Here’s what it would take to go private

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Elon Musk shocked Wall Street and Silicon Valley when he tweeted Tuesday that he wanted to take Tesla private.

But can Musk really strike a deal? And what would it mean to Tesla shareholders if he succeeds?

Musk said in a series of tweets that he had the funding and investor support.

“Only reason why this is not certain is that it’s contingent on a shareholder vote,” Musk said in one tweet.

But it may not be that simple.

How would Tesla go private?

It would have to buy back all of its public shares.

Musk proposed an offer of $420 per share for Tesla (TSLA), or about 12% higher than where Tesla’s stock was trading late Wednesday morning. That would value the company at more than $70 billion.

Musk is Tesla’s biggest shareholder, with a nearly 20% stake.

It’s unclear who Musk secured funding from. The Financial Times reported that he met with Saudi Investors, but the company has not commented. Typically investment banks provide the huge amount of capital to take a company private. But that comes with substantial risk — and adds a huge amount of debt to a company’s balance sheet.

The next three largest shareholders — investment firms T. Rowe Price, Fidelity and Baillie Gifford — have a combined 25% stake. None of those firms would comment about Musk’s proposal, but it’s not clear that every investor would be on board. If those shareholders vote against the proposal the company would not go private.

Musk also said that shareholders would have the option of selling their stakes or retaining their shares for partial ownership of a privately held Tesla.

So that’s led to confusion about how “private” Tesla would be if it kept some of its existing investors.

Tesla’s board said in a statement Wednesday that Musk talked to board members last week about why going private would make sense and how a deal could be funded. The board said it is now taking the “appropriate next steps” to evaluate the proposal.

Will investors stick with a private Tesla?

One Tesla shareholder said he thought a deal to take Tesla private was doable.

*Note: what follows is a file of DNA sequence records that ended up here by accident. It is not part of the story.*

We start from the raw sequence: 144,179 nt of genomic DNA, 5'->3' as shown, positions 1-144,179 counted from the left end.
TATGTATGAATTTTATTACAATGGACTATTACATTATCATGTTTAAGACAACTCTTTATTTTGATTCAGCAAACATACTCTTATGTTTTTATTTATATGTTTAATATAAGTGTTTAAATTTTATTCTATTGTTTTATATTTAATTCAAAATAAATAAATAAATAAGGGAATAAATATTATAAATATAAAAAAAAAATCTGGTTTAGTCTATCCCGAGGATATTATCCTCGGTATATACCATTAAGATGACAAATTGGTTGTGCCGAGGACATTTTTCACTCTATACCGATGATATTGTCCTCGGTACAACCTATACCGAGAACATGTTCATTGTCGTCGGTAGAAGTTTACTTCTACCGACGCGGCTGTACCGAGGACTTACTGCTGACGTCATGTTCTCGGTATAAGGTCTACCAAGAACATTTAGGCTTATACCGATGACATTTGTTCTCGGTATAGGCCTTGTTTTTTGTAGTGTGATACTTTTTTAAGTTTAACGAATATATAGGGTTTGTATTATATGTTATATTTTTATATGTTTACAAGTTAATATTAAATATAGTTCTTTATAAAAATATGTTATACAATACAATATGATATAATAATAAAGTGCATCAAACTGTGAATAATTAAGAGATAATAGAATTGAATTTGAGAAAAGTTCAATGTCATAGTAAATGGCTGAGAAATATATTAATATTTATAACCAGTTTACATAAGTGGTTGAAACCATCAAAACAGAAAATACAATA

Ross Gerber, CEO of Gerber Kawasaki Wealth and Investment Management, which owns 38,000 shares of Tesla, told CNNMoney he would hang on to his investment even if Tesla went private because he believes in its growth potential.

Gerber noted that Musk’s startup SpaceX is private, and investors — including mutual fund giant Fidelity — are given the chance every few months to cash out.

“The structure envisioned for Tesla is similar in many ways to the SpaceX structure: external shareholders and employee shareholders have an opportunity to sell or buy approximately every six months,” Musk said in an email to employees Tuesday that was published on Tesla’s corporate blog.

Will going private solve Tesla’s problems?

Not necessarily.

The company has $2.2 billion in cash and $9.5 billion in debt.

If Tesla adds to its debt load to finance a buyout, rising interest rates could make it more expensive for Tesla to make payments.

“The company can’t afford more debt,” Gerber said.

Tesla could raise funds by issuing more stock, but that would dilute the company even more and make it harder to go private.

The company also remains unprofitable and going private wouldn’t change that.

It would just allow Musk to make more investments in the company without having to worry about short-term focused investors clamoring for profits sooner rather than later.

Is a deal smart given changes in tax law?

That’s debatable. The new tax rules enacted by Congress last year could be bad news for Tesla.

The IRS now caps how much a company can deduct on interest payments for corporate debt. That’s a key reason why Michael Dell decided to list shares of Dell Technologies (DVMT) on Wall Street again after taking the company private in 2013.

Nonetheless, Gerber said that he understands why Musk wants to take Tesla private.

So why does Musk still want to do this?

Musk seems tired of dealing with skeptical Wall Street analysts and short sellers who are trying to profit from declines in the stock.

One person on Twitter even mentioned Dell going private as a model for Tesla. A user named Evoto Rentals wrote “Been saying this all along. Just like Dell did. It saves a lot of headaches.”

Musk responded to that tweet with a simple, “Yes.”

If Tesla were private, short sellers would no longer have a way to make money from negative Tesla headlines. And Musk would not have to hold quarterly earnings calls and deal with questions from analysts that he finds tedious.

Musk would have a lot more freedom to invest even more in solar roofs, the Tesla Semi truck and any other new products without having to incur the wrath of investors and analysts who question the strategy.

Is $420 high enough of a price to take Tesla private?

Perhaps not. Other Tesla bulls have said in the past they have no interest in selling anytime soon.

Money manager Ron Baron told CNBC in May that “we’re going to make 20 times our money because the opportunity is so enormous” for Tesla.

Baron’s firm — Baron Capital — owns nearly 1.7 million shares of Tesla, the 13th largest stake. Baron declined to comment to CNNMoney when asked specifically about Musk’s proposal to take Tesla private.

And Gerber said he personally would rather have Tesla remain public because he thinks the stock could go much higher than $420. But even he has a price at wihch he’d cash in.

“If Musk wants to go private at $570, I would sell my stock,” he said. “I would be happy and buy a new house.”

CNNMoney (New York) First published August 8, 2018: 2:30 PM ET


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